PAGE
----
Top Wall Street banks in India rake in their second-highest fee income since the global financial crisis, benefitting from a flurry of top-ticket private sector deals.
Dealmakers in India are busier than ever as top global investors from Google and Facebook to Carlyle Group and KKR & Co and hundreds more rush to deploy capital in the country despite the pandemic. The biggest proof of that came earlier this week when data from Refinitiv revealed that top Wall Street banks in India have raked in their second-highest fee income since the global financial crisis in the first nine months of this year, benefitting from a flurry of private-sector deals.
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According to Refinitiv - a subsidiary of Reuters - five US banks including Morgan Stanley and Goldman Sachs earned $170 million in investment banking fees during that period, the highest for that period since 2018 and putting them well on course for one of their most profitable years. In 2018, those five banks earned $176.5 million in Indian fees in the first nine months of the year, which was the highest for the period since 2007. Amid the global economic gloom brought about by the coronavirus pandemic, India has emerged as a rare bright spot for deal-making this year. Whether it's the $19.5 billion of investments in Reliance's technology ventures from Facebook and Google, to GlaxoSmithKline′s sale of its stake in Unilever′s to Indian business HLL, to Carlyle Group's acquisition of a 20per centstake in Ajay Piramal's pharmaceutical business for $490 million and another stake in Bharti Airtel's data-center business, some of the world's biggest companies and fund managers have stepped up their investments in the world's biggest democracy.
“We are very excited about India,” according to Gregory M. Zeluck, the managing director of Carlyle Group. “There were some economic troubles the country has already been facing. But we have a tremendous level of confidence that India will rebound and will be a great investment for the long term,” Zeluck told Bloomberg. That's a sentiment echoed by David Lynne, Head of Corporate Bank and Fixed Income & Currencies at Deutsche Bank. “While we may be seeing risk-off sentiment in the current environment, you can expect to see interest in the Indian financial markets revive in the coming months. India would be one of the beneficiaries as companies shift from China amid US restrictions and remain a top destination for global investors,” he told the Economic Times.
Sensing the keen interest from investors, the Indian government is scrambling to facilitate further inflow of funds, laying out the proverbial red carpet.
Indian Prime Minister Narendra Modi will meet 15 of the world's largest funds to promote investments in capital-starved sectors like infrastructure, the government announced on Wednesday - with the main purpose of the meeting being to assess their views on reforms that are required to attract long-term capital into the country.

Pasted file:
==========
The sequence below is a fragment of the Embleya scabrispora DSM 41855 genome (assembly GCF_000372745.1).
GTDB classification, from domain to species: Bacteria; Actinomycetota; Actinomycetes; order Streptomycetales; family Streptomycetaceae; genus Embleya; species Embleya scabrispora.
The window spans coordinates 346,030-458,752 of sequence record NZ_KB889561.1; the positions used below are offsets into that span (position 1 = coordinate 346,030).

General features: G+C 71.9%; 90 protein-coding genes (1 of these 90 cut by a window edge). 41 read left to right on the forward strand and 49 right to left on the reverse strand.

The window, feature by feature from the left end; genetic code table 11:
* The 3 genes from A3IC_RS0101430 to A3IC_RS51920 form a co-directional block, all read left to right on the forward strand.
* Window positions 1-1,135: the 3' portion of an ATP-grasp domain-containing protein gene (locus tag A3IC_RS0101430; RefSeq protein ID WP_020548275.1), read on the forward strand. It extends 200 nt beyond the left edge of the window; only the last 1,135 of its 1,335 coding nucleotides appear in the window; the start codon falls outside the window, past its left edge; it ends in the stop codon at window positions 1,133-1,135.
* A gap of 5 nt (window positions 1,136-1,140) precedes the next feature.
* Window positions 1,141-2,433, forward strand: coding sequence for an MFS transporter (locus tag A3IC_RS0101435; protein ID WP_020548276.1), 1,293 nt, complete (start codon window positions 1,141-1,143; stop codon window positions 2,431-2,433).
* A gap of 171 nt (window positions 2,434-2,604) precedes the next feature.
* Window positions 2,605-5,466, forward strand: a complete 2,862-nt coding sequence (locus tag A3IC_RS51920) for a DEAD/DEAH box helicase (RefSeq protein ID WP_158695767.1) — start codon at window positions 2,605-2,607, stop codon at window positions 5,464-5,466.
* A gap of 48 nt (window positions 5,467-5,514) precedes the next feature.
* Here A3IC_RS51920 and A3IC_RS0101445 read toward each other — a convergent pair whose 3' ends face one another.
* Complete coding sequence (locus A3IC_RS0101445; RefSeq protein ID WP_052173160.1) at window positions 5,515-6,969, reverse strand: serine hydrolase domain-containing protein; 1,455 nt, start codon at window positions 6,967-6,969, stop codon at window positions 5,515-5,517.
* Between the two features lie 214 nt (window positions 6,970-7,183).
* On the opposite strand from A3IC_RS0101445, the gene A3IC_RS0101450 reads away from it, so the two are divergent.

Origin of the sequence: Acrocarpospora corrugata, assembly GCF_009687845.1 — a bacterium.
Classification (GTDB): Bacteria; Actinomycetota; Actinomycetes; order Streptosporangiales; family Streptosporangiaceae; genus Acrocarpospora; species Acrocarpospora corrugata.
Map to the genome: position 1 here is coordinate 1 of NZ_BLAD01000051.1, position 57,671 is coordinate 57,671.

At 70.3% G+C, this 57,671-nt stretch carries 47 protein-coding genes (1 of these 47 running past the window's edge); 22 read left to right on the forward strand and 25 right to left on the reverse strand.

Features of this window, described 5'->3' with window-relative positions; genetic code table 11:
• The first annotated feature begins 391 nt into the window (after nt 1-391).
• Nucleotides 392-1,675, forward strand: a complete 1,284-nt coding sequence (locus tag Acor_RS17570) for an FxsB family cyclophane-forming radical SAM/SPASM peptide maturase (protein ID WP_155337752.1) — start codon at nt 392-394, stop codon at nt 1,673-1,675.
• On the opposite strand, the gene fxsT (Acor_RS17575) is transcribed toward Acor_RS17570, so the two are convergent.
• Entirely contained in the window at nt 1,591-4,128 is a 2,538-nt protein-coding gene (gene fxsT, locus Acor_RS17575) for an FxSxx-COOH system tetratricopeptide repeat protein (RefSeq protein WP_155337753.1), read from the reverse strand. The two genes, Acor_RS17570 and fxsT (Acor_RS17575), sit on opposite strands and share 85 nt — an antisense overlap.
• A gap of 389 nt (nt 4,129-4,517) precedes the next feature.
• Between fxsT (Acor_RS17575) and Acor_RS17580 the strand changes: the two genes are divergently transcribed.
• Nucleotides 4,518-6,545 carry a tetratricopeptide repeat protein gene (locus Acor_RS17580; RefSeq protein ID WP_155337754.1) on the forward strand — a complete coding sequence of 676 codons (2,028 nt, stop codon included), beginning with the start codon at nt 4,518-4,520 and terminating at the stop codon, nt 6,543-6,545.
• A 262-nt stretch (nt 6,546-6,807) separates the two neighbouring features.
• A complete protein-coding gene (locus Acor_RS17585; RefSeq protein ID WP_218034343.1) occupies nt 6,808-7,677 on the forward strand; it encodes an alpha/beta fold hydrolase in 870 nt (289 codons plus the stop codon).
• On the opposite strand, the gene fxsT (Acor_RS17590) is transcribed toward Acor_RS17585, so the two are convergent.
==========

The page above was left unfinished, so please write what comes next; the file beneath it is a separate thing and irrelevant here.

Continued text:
“Fund houses from all over the world are in touch with us and want us to provide good assets and required patent capital (long-term capital) with not a very high, but stable return. We are working towards it. The PM will soon meet about 15 leading houses from the world for an interaction and their views on it," said Tarun Bajaj, secretary, Department of Economic Affairs (DEA), during a Confederation of Indian Industry (CII) virtual conference on Wednesday.
Welcoming the development, CII Director-General Chandrajit Banerjee said the meeting with global investors would be a confidence booster as it signalled a high degree of commitment from the Prime Minister himself. “This is a good signal for foreign funds to be invested and interested in the India story,” he said, adding that health care and digital space were among the other areas that had huge scope for foreign investments.
“When the Prime Minister of a country engages with investors, it brings serious money on the table at a lower risk premium. Investors will demand less premium when they get confidence. It will also bring other benefits like longer-term commitment, technology, and follow-through support,” said Nilesh Shah, chairman of the Association of Mutual Funds in India.
Global investors have been particularly impressed by the government's commitment to reforms even during the pandemic, and by India's half a billion Internet users, whose growing embrace of everything from e-commerce to messaging and digital payments is drawing comparisons to the heydays of China's tech boom.
But the transparency of investments and removal of bottlenecks is what has substantially contributed to the surge in multi-billion dollar transactions in 2020.
“This year we are seeing a tremendous interest from international investors across sectors in India - in tech, real estate, financial and consumer sectors,” said Dieter Turowski, Asia Pacific investment banking chairman at Morgan Stanley. “In aggregate, the quantum of capital raising will continue but it'll be more diversified next year. The pipeline is stronger than six months ago,” he told Reuters.
India saw $16.8 billion of mergers and acquisitions (M&A) in its technology, media, and telecoms (TMT) sector between January and mid-October, up 62 per cent from the same time last year, according to Refinitiv data.
The momentum is expected to continue in 2021 when a series of technology companies such as e-commerce firm Flipkart are expected to list domestically or overseas.
“Continued deal flow will come from financial sponsors, conglomerates strategically redefining and optimising their portfolios, and consolidation in tech and consumer sectors,” said Sonjoy Chatterjee, Goldman Sachs head of India.